DJ Polite’s son has just woken up. Polite is waiting for his wife to get home.
“I was getting ready to change him and getting a bottle ready so he can eat after I change him and all that good stuff,” Polite says.
Soon enough, dad will have to go to class.
Polite, 26, is a graduate student in the history department at the University of South Carolina where he studies Latin American and Caribbean history. Between his duties as a father and a student he’s also a teaching assistant. In exchange for his labor he gets $13,000 in tuition waived. That’s money that never goes into his bank account, that can never be touched, or spent on diapers.
A tax reform bill that passed in the Republican-controlled U.S. House of Representatives in mid-November would tax that $13,000 in invisible funds. The Senate bill passed Dec. 2 would not tax graduate tuition waivers. The two bills will have to be reconciled before heading to President Trump to be ratified, so it’s unclear whether the final version will include that tax or not.
“The best way I can explain this is if I got taxed for the money I make in my Sims game on my PS4,” Polite says. “It’s money I make only in a computer glitch.”
Other measures in the House tax bill have grad students worried. Not only would the plan tax tuition waivers, but it would do away with deductions for student loan debt, and eliminate the deduction for employer-provided educational assistance, as well as cut out other tax credits some graduate students depend on. It’s estimated that 145,000 graduate students would be adversely affected by the bill.
“[The House tax reform] fundamentally doesn’t get what life is like for grad students,” Polite says. “It has misconceptions of how grad students live and how we work. It devalues our work.”
The reform also neglects the fact that many graduate students have families.
“It operates under the assumption that these are young single people that will get a degree and then start their life,” Polite says.
Every Republican representative from South Carolina voted for the bill, including U.S. Rep. Joe Wilson, who said in a press release, “The ‘Tax Cuts & Jobs Act’ makes the tax code simpler and fairer, allows hardworking taxpayers to keep more of the money they earn and gives small businesses more room to grow and create jobs.”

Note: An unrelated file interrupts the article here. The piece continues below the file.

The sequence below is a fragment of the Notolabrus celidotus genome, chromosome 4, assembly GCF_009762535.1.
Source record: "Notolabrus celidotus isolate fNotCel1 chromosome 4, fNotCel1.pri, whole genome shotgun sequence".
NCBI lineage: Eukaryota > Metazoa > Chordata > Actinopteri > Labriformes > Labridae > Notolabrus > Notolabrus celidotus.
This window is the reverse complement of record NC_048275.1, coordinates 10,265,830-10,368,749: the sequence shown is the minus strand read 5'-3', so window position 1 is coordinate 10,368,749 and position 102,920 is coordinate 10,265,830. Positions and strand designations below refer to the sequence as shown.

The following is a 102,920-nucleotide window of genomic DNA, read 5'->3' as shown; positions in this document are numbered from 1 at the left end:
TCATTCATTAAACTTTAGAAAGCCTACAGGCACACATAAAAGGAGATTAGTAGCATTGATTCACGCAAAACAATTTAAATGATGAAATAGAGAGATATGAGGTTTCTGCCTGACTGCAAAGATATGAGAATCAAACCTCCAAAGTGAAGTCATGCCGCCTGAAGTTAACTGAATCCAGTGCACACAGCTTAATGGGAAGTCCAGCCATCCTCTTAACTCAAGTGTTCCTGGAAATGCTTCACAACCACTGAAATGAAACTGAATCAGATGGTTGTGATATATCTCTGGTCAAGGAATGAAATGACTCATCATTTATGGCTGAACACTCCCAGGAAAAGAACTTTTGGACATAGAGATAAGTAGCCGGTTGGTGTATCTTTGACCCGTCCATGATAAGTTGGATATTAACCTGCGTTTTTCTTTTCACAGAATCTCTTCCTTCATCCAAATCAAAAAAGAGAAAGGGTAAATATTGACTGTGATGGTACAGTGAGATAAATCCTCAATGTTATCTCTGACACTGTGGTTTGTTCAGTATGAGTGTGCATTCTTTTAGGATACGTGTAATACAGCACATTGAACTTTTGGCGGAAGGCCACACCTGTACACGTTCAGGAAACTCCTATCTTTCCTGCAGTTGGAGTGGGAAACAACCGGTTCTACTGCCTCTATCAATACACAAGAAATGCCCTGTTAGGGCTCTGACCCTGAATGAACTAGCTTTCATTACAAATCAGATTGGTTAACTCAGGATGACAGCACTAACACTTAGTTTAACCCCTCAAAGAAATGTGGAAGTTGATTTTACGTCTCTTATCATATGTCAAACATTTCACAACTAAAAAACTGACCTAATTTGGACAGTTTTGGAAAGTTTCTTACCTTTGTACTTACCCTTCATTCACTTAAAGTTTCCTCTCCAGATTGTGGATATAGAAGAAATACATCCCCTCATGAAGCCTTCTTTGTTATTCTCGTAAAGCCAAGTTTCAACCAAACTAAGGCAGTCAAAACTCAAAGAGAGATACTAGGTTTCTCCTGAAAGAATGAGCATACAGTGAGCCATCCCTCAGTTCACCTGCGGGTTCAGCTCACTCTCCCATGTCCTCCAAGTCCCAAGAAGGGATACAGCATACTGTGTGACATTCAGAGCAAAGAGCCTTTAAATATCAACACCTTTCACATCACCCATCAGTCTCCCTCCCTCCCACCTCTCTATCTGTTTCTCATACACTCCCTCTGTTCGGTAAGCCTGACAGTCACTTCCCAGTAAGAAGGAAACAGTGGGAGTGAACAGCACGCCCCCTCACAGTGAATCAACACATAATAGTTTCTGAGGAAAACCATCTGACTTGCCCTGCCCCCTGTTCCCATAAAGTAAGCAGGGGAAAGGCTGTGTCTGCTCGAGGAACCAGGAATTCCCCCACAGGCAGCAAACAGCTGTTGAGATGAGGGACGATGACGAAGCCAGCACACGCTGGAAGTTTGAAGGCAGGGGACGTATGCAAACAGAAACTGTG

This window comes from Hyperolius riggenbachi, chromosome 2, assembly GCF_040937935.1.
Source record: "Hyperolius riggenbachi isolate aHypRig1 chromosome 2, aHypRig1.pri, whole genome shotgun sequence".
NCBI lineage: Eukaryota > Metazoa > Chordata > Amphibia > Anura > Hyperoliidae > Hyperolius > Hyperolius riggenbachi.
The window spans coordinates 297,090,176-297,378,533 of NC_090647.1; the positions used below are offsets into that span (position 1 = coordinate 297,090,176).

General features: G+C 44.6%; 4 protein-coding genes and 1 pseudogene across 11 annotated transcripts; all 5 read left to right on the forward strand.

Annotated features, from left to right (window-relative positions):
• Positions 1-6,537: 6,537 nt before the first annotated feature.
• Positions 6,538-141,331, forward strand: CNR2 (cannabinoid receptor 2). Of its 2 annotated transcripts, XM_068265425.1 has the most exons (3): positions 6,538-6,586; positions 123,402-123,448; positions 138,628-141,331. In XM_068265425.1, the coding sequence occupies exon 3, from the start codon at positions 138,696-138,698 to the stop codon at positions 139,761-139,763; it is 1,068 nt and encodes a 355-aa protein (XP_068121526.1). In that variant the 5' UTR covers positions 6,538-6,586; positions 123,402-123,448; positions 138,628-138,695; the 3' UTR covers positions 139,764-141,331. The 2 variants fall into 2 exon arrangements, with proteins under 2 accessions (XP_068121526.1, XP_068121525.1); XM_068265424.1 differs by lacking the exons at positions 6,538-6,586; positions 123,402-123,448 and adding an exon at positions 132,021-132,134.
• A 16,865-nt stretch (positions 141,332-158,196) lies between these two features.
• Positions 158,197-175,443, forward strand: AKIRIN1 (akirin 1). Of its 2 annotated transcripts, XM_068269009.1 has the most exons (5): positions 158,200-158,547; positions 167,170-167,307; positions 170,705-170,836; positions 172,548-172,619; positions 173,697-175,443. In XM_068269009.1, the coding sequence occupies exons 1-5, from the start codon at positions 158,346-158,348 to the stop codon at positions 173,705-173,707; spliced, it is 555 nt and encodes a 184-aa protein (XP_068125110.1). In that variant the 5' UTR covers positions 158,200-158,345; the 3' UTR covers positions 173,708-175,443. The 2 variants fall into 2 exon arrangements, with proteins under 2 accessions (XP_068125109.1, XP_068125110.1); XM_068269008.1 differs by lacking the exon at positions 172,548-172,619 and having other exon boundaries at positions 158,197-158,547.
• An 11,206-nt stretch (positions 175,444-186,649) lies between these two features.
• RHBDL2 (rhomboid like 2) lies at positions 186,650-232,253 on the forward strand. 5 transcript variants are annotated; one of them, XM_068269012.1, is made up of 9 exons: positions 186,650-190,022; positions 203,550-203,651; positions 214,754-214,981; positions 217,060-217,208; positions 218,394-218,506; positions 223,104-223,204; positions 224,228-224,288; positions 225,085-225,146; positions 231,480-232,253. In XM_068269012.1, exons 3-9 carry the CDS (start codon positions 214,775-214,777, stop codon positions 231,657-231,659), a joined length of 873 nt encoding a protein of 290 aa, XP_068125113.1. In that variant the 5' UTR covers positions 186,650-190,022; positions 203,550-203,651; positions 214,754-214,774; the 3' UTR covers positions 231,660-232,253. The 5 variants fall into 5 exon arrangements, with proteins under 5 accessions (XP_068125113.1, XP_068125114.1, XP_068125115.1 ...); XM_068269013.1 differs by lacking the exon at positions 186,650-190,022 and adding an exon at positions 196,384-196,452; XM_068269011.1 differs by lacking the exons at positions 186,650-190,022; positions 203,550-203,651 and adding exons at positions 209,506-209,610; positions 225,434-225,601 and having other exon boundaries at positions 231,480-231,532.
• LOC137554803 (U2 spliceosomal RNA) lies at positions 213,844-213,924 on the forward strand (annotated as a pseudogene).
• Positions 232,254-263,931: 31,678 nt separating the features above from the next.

The Tax Policy Center found that the latest House efforts benefit the wealthiest 1 percent of income earners the most. Corporations also get a significant break in the amount they contribute.
And even with the standard deduction being doubled, graduate students are going to deal with higher taxes overall, says USC law professor Clinton Wallace. Wallace teaches tax law and tax policy.
“In South Carolina we have less super high income people so we get less overall of the tax cut,” Wallace says. “It essentially doubles a grad student’s taxable income.”
In Wallace’s look at the bill, grad students with families won’t see much if, any, benefit from the tax reform and those with larger families, say two or more kids, will be burdened with higher taxes.
“Grad students are not just single people who we cannot feel remorse about for taking money out of their pockets,” Wallace says.
Beyond graduates with families, the House bill could affect post-grads of color as well.
“If included in the final tax plan, it would disproportionately harm nonwhite graduate students,” said Steven Thrasher, a columnist for The Guardian and graduate student, in an opinion piece for The Washington Post. “[It would] be disastrous for the already dismal diversity of academia, putting an additional roadblock between people of color and the ivory tower and depriving all of us of their desperately needed intellectual contributions.”
Since people of color are likely to come from less wealthy backgrounds, they may struggle to pay higher taxes.
Polite, who is black with a Puerto Rican background, says “the odds of somebody who’s a person of color in graduate school not having a buttress of support from family or other network makes this doubly impactful.”
Along with his wife, Polite supports his family on a little more than $15,000 stipend he gets for being a teaching assistant. That income is taxed. He also has to pay towards the $22,000 in student debt he has. Now he’s facing a future where the interest on that debt isn’t deductible.
“It’s definitely in the back of my mind, not only ‘Am I able to finish my degree in time?’ but also ‘Can I support my family in my way of life currently if it were to pass?’” he says.